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Lack of Transmission of Human Immunodeficiency Virus Through Rho(D) Immune Globulin (Human)

Am J Dis Child. 1988;142(1):23-24. doi:10.1001/archpedi.1988.02150010033015.
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Nov 13, 1987 (Vol. 36, No. 44).—ON SEPTEMBER 18, 1987, the Armed Forces Medical Logistical Office issued instructions to temporarily suspend from distribution and use in military hospitals one lot (RHG 636) of RhoGAM* Rho(D) Immune Globulin (human) (Rh-IG), manufactured by Ortho Diagnostic Systems, Inc. This action was taken because a woman on active duty who had received an injection from the lot was subsequently found to be infected with human immunodeficiency virus (HIV). The woman received RhoGAM lot RHG 636 in September 1986, prior to the birth of her second child in December 1986. In addition, she had received an earlier injection of Rh-IG from a different lot in May 1985, prior to the birth of her first child.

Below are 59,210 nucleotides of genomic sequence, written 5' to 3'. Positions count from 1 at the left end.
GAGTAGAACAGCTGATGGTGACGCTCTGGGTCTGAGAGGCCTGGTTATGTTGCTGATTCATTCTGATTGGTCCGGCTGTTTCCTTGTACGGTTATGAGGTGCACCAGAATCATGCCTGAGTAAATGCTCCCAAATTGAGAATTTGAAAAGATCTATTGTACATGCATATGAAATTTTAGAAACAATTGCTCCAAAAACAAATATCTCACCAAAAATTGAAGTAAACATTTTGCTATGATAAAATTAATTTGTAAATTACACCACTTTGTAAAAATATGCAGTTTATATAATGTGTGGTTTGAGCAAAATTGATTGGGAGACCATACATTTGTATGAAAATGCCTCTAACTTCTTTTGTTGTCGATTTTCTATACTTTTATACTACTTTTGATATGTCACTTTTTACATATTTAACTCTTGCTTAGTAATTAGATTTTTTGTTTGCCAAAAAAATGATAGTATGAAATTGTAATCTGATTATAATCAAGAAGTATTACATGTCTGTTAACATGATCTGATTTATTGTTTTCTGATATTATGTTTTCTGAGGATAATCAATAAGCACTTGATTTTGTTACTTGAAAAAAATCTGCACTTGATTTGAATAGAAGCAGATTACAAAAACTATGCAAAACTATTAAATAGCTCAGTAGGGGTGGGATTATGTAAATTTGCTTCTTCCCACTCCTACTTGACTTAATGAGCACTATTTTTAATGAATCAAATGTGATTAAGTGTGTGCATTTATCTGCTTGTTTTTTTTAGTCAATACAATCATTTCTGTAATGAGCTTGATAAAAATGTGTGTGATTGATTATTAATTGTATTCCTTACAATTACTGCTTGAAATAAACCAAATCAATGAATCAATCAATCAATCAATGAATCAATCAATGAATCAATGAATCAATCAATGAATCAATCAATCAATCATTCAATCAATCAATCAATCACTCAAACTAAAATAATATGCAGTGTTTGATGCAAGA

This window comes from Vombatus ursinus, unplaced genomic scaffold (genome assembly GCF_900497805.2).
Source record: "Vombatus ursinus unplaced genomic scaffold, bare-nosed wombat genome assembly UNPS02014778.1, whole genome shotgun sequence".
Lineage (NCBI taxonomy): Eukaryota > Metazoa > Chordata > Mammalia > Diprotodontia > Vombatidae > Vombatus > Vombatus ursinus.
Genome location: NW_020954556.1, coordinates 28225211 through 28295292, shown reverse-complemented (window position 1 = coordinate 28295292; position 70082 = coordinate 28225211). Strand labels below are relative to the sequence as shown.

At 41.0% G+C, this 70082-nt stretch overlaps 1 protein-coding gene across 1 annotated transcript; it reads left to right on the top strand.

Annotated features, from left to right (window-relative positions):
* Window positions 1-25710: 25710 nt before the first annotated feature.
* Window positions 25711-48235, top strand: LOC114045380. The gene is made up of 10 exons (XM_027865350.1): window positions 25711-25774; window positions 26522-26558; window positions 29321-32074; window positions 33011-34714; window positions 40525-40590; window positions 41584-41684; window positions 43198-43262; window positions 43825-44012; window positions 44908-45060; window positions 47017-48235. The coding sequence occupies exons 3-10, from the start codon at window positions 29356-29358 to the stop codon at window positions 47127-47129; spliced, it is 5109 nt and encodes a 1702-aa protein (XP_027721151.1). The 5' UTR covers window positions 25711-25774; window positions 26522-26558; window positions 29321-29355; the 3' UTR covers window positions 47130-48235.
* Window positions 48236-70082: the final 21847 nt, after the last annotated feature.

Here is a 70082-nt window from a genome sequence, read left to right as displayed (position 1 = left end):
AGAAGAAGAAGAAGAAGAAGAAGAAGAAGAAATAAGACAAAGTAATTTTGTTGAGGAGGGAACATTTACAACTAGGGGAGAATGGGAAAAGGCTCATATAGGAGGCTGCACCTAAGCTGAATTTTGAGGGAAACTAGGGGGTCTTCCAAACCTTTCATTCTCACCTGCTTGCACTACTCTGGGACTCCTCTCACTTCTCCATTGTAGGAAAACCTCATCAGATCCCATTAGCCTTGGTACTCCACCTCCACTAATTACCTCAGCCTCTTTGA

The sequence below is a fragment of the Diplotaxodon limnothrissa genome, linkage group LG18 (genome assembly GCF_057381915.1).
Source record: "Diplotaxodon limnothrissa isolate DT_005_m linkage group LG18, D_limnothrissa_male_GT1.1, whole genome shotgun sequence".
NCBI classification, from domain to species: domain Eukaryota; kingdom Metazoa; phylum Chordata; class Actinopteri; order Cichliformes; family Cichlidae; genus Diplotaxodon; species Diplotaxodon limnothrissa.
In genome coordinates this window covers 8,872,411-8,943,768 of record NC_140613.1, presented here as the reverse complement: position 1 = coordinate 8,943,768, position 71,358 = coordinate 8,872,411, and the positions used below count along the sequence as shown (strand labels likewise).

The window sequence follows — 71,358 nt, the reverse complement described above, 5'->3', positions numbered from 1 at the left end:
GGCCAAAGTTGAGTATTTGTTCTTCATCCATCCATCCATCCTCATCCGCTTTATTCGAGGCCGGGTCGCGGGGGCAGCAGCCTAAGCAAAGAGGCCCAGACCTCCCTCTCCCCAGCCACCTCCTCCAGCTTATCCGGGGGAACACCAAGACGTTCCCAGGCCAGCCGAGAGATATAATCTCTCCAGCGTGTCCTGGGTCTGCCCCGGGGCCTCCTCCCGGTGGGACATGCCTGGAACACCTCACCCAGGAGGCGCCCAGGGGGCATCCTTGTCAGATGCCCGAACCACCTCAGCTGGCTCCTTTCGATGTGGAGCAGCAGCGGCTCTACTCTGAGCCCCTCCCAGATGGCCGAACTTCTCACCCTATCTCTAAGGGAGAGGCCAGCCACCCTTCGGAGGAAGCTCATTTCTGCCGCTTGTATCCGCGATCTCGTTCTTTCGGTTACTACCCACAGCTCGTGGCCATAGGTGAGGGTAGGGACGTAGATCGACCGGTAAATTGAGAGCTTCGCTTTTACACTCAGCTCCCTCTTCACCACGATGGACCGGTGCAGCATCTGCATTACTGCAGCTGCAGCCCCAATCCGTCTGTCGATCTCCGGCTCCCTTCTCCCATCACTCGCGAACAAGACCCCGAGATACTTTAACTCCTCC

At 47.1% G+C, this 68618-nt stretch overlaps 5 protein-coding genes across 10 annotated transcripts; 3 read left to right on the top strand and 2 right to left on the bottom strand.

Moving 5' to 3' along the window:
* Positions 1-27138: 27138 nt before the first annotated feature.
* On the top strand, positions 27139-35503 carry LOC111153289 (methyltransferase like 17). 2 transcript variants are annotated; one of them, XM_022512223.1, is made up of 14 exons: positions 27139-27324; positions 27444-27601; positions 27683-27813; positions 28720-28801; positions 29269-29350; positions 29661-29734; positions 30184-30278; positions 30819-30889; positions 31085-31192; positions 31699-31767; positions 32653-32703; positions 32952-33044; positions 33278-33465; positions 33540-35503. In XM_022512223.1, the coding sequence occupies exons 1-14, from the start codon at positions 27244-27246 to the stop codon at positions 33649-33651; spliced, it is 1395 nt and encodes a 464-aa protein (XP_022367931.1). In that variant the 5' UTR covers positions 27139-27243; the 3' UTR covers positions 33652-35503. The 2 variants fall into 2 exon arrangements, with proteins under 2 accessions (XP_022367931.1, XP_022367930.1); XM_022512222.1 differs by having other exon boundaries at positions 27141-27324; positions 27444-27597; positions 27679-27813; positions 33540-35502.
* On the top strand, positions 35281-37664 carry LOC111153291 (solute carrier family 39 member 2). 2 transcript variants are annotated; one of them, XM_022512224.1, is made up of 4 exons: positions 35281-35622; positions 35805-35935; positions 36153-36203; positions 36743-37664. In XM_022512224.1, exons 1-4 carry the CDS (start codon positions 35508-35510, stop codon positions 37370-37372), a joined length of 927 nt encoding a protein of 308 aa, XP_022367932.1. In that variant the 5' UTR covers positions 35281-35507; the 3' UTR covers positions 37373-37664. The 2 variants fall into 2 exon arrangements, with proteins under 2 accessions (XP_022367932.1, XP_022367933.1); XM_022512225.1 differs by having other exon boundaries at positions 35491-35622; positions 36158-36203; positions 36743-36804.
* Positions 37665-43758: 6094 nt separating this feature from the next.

The woman was first tested for HIV in November 1986 as part of the military screening program and was found to be seropositive for HIV antibodies at

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